Soldiers take combat positions as Iraqi security forces advance during fighting against ISIS militants in western Mosul, Iraq. Photo: AP
ERBIL, Kurdistan Region – ISIS launched a wide-scale counterattack on the Iraqi army to break out of the Old Mosul neighbourhood, the extremist group’s last major holdout in the western half of Mosul where they are surrounded by Iraqi forces. The confrontation killed 11 Iraqi Federal Police and some 40 ISIS militants.
Najim al-Jabouri, commander of the Nineveh Operations Command, announced that militants began an assault on the Bab al-Sinjar, Shifa, and Zanjil areas in Old Mosul at 3 am Wednesday, but were "fiercely repulsed and the assault was defeated."
Iraq's War Command explained in a statement that "a number of ISIS militants at the dawn of the day were able to infiltrate from the Old City to the Danadan area alongside the [Tigris] river."
The statement added that Federal Police immediately engaged ISIS in a fight that lasted nearly five hours.
Rudaw's war reporter in west Mosul, Hunar Ahmed, reported from the scene that 40 ISIS fighters launched the counterattack, all suicide bombers, and they were killed in confrontations with the army, according to army officials.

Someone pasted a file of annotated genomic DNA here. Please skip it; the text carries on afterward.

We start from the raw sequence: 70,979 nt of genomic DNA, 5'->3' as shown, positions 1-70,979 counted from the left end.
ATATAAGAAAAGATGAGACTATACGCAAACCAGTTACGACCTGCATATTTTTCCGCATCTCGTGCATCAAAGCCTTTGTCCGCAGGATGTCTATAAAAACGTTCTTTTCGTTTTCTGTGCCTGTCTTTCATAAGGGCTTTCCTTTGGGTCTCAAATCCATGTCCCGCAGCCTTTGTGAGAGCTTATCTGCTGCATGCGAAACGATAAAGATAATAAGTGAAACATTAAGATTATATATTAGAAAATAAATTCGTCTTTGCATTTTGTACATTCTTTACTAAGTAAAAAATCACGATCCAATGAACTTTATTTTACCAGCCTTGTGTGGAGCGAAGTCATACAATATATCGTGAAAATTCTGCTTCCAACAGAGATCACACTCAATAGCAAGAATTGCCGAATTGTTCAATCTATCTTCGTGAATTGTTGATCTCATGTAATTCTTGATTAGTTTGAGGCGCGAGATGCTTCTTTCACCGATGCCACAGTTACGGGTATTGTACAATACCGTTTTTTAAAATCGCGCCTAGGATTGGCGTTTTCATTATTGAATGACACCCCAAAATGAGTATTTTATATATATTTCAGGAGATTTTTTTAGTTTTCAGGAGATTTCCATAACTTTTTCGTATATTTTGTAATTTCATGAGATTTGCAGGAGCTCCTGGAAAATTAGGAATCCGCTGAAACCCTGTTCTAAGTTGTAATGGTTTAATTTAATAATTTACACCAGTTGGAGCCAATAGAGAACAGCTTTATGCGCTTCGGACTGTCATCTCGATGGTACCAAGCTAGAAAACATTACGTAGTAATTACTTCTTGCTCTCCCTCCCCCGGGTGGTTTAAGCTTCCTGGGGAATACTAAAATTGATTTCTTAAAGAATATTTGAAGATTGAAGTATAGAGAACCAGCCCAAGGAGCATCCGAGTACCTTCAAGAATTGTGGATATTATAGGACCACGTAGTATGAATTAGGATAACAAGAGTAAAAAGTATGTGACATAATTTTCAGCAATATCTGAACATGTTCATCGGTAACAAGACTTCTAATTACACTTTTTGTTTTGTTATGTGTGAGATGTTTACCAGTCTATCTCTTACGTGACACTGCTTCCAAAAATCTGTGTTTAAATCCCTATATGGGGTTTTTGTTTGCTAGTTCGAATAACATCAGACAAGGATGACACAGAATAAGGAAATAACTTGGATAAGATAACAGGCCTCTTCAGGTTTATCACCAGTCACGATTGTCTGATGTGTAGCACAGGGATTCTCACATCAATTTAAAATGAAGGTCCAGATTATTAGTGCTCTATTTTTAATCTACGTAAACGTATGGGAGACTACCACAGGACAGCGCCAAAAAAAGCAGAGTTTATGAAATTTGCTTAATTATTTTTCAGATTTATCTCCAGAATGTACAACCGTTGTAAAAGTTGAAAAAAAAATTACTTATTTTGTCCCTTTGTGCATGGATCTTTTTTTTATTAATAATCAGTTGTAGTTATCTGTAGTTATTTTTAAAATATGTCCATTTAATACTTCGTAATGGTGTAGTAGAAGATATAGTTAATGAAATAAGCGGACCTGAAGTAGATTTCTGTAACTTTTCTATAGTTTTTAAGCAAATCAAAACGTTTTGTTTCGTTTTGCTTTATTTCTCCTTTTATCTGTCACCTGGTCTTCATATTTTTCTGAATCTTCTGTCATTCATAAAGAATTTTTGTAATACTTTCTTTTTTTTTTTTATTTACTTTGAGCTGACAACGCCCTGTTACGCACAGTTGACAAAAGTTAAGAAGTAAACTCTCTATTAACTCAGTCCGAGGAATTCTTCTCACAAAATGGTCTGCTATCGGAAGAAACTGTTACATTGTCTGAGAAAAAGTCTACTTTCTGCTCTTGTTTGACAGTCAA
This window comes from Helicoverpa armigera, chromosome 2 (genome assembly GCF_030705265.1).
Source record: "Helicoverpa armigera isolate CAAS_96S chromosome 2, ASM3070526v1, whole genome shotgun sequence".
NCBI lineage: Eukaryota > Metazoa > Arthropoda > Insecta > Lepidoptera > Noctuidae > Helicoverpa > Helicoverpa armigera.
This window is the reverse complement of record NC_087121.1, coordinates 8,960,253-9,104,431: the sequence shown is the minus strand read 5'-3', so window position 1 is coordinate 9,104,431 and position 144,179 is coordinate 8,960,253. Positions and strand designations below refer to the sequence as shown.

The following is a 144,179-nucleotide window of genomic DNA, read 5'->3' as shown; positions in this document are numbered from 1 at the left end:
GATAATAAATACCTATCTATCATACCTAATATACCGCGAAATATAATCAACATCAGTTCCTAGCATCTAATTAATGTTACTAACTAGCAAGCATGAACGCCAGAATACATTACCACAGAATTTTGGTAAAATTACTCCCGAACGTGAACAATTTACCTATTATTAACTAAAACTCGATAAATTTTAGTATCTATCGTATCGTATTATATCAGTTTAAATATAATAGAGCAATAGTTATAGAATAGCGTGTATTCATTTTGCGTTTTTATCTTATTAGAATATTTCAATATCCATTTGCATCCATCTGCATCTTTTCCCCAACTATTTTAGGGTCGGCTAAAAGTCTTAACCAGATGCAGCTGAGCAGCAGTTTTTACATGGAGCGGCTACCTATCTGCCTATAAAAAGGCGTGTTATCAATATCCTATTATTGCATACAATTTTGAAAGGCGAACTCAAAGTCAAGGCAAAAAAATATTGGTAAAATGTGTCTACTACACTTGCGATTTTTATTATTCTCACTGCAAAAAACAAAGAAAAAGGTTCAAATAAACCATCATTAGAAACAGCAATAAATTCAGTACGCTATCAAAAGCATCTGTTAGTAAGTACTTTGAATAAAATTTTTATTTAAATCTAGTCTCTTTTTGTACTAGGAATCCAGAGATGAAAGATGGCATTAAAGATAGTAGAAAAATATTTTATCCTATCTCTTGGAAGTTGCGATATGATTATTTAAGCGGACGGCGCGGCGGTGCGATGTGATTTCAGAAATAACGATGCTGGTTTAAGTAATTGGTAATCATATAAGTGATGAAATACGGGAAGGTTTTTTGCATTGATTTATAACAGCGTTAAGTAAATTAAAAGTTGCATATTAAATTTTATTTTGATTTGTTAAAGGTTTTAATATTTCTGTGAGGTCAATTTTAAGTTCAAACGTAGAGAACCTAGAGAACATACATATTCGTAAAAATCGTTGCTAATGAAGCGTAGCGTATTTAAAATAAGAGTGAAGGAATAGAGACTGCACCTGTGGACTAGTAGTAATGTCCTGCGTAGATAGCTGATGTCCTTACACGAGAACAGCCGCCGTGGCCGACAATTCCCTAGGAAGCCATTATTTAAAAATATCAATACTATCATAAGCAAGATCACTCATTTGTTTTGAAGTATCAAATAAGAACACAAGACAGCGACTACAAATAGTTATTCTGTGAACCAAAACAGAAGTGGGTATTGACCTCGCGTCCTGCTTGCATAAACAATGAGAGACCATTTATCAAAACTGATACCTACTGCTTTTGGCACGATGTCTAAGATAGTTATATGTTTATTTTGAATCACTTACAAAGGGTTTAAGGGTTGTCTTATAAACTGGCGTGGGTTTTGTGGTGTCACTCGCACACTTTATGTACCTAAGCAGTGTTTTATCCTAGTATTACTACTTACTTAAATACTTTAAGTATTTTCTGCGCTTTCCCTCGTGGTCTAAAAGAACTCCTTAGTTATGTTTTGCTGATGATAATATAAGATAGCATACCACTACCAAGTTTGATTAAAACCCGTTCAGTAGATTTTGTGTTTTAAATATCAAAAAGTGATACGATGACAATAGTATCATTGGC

Eleven members of the Federal Police were also killed, The Associated Press reported, citing Iraqi army officials.
There are just three districts in total, including Old Mosul, al-Sinjar and Shifa, that haven't been announced cleared of the 1,000 or fewer ISIS militants believed to remain in the heart of west Mosul, near where ISIS leader Abu Bakr al-Baghdadi declared the so-called Islamic Caliphate on July 4, 2014 in al-Nuri mosque.
The fight for Old Mosul is expected to be the bloodiest in a conflict that has already been marked by horrific civilian casualties.
Iraqi forces have also been trying to take control of Shifa hospital in the neighborhood for a few weeks, but have not yet reached it.
Correction: an earlier version of the story reported that the ISIS leader declared his caliphate on June 29, 2014 in Mosul. While it is true that the caliphate was declared on that date, Baghdadi named himself in the al-Nuri mosque a caliph or the leader of Muslims on July 4, 2014 in Mosul as he led Friday prayers.